Today, we are country that has renounced its own dignity, its role in Latin America. We are tearing up a long standing Brazilian foreign policy tradition. The Brazilian armed forces have turned into goons for the United States. Our role is to frighten our neighbors, so that the U.S can save some money.
We have no military industry, we have no defense policy. Nowadays we think that a military force is not necessary. The U.S, our protector, will take care of our foreign defenses. It’s up to us to deal with internal enemies. We ARE the internal enemy. It’s the armed forces themselves that will turn against its own people.
In your time at the Ministry of Science and Technology, one of the pillars of your mandate was, thinking of science in a systemic way, integrated with other government policies like healthcare, education and industrial production. Is it safe to say that Bolsonaro’s project depends on the destruction of your vision?
He works in the shadows, however, behind it all there is a structured plan. We incorrectly, and dangerously assume that this government doesn’t have a larger thought process behind it. If we examine the last two years we can see there is a logic behind it all.
Their extremist logic is one of associating classical neoliberalism, which no one anywhere advocates for anymore, with its antithesis, which is an authoritarian state. For this to work, you need to destroy all institutions.
We need to remember that this process began before Bolsonaro, before Bolsonarism, when the mainstream media invested in destroying politics, demoralizing politics, politicians and institutions in order to reverse the empowerment of the masses, of popular mobilization and left wing governments. This is the path Bolsonarism treads, one of negating the country.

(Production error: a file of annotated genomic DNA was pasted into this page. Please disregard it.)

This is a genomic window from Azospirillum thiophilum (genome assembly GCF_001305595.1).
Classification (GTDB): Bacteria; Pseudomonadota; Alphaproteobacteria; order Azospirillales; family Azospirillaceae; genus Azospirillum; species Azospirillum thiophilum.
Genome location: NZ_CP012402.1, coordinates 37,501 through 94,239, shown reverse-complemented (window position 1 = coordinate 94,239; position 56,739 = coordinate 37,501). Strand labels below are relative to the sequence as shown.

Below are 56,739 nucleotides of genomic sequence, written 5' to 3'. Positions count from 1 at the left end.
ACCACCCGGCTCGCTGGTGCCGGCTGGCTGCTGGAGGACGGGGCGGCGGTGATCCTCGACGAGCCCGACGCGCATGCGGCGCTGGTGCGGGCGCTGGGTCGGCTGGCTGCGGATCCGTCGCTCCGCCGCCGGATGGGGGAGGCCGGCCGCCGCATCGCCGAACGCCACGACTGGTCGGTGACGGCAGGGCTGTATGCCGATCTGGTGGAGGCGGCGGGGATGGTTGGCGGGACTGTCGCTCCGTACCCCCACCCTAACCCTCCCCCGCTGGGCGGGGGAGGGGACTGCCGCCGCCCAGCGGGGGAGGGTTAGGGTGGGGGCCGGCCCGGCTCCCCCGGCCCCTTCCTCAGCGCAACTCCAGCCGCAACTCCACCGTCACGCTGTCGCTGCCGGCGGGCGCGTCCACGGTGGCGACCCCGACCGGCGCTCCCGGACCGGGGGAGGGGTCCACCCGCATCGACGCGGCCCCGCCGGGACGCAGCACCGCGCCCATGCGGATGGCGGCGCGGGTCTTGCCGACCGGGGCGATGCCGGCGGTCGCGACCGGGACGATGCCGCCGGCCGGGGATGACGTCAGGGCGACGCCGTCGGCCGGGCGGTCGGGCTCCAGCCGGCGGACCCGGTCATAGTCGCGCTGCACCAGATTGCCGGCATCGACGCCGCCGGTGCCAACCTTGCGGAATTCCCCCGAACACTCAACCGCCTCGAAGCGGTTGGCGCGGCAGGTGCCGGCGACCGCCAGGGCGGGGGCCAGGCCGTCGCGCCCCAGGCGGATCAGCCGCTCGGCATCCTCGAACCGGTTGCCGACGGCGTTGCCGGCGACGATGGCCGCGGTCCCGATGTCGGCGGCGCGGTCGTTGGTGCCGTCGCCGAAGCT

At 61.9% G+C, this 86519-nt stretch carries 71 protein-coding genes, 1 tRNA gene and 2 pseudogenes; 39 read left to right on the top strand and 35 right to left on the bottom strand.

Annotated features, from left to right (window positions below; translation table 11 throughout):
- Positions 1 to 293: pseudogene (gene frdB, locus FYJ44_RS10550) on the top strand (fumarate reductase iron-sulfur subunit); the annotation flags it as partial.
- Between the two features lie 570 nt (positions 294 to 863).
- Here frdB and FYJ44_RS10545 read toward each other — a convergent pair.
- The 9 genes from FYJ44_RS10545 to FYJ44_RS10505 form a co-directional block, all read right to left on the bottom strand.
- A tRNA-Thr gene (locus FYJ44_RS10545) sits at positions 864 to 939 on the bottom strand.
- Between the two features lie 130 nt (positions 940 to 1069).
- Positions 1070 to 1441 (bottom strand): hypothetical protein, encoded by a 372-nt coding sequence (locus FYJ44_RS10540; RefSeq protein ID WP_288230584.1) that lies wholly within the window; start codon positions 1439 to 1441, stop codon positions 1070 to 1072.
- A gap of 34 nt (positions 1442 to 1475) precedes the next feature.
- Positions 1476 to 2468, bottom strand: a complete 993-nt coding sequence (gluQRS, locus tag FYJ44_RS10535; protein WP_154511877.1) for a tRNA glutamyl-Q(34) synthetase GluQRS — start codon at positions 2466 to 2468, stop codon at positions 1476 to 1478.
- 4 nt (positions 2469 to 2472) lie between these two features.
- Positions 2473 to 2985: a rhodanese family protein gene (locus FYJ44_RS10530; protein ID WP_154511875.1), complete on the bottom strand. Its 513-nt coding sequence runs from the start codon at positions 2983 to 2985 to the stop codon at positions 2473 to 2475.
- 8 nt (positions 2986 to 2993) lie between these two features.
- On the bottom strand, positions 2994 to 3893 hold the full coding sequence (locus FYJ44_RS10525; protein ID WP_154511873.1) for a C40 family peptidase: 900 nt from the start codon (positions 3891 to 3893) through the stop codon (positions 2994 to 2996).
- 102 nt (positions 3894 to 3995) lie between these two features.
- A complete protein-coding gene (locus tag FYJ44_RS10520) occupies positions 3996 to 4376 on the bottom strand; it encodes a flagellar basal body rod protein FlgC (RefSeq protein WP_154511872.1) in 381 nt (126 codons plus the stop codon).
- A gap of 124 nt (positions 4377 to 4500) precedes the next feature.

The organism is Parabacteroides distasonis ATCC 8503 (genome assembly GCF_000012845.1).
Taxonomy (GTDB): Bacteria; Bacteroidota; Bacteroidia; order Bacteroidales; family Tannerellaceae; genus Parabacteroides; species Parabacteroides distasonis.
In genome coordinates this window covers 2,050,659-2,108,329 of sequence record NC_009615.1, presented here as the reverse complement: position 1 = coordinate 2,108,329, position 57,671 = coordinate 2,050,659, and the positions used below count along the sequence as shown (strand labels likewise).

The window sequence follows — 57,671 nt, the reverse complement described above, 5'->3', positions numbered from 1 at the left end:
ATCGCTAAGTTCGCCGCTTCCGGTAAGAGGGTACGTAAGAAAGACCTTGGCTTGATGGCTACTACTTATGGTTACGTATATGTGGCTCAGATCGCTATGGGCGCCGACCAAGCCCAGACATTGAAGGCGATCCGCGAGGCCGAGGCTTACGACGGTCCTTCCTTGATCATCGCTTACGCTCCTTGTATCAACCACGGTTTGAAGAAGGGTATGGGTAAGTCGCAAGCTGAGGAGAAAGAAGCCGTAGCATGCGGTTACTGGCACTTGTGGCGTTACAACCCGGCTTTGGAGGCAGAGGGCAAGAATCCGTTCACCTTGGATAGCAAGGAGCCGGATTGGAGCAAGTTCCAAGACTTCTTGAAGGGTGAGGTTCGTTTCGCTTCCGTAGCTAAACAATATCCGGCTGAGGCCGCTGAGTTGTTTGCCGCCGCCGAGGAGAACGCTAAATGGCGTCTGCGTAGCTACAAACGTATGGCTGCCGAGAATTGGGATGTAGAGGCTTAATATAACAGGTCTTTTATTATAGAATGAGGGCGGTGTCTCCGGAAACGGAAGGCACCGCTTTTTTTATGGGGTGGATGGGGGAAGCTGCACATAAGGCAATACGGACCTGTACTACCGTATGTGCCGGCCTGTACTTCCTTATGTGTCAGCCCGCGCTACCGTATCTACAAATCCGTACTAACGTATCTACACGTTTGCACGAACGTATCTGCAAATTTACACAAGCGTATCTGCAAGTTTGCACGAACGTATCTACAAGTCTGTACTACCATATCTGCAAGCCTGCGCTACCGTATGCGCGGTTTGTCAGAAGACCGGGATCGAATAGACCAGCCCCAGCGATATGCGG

Bolsonarism's foremost goal is to deconstruct what was in place. This is the reason behind his attacks on Congress, the Justice system, education, science, technology; attempts to destroy public services, state owned companies, of public investment and development agencies, of strategic state enterprises like Eletrobras (power supply) and Petrobras (gas company).
Today, we are the only country of this size, with so many natural resources, that doesn’t have a space program. When you don’t have one, you are at the mercy of those who do.
Brazilian health sciences have long been a reference worldwide. This is demonstrated by examples such as Brazil’s leadership role in combating the Zika virus, in the Yellow Fever and Smallpox vaccines, as well as the fight against H1N1, when 100 million Brazilians were vaccinated. Even with the denial of science propagated by Bolsonarism, which led to hundreds of thousands of covid-19 deaths, has the history of research and funding into public health in Brazil contributed to stemming the advance of the disease?
It was the Public Healthcare System (SUS) that kept things from falling apart during this pandemic, an utopic project envisioned by our scientists in the 80s and enshrined in the 1988 Constitution. It is the biggest public health system in the world, admired worldwide, but in this country, it is demonized by the mainstream press, by part of the medical class and by corporate healthcare companies.
We need to pay homage to SUS, and society needs to understand that the tragedy spearheaded by Bolsonaro wasn’t any worse only because of SUS, which stemmed the spread of the pandemic.
However, I need to mention something that in my view is very serious: we don’t have a pharmaceutical industry. We don’t make our own aspirin. Brazil’s big industry is packing. We pack the medications. What we had as national enterprise has been destroyed. This is very serious because faced with an international crisis, we have no way of providing for our own population.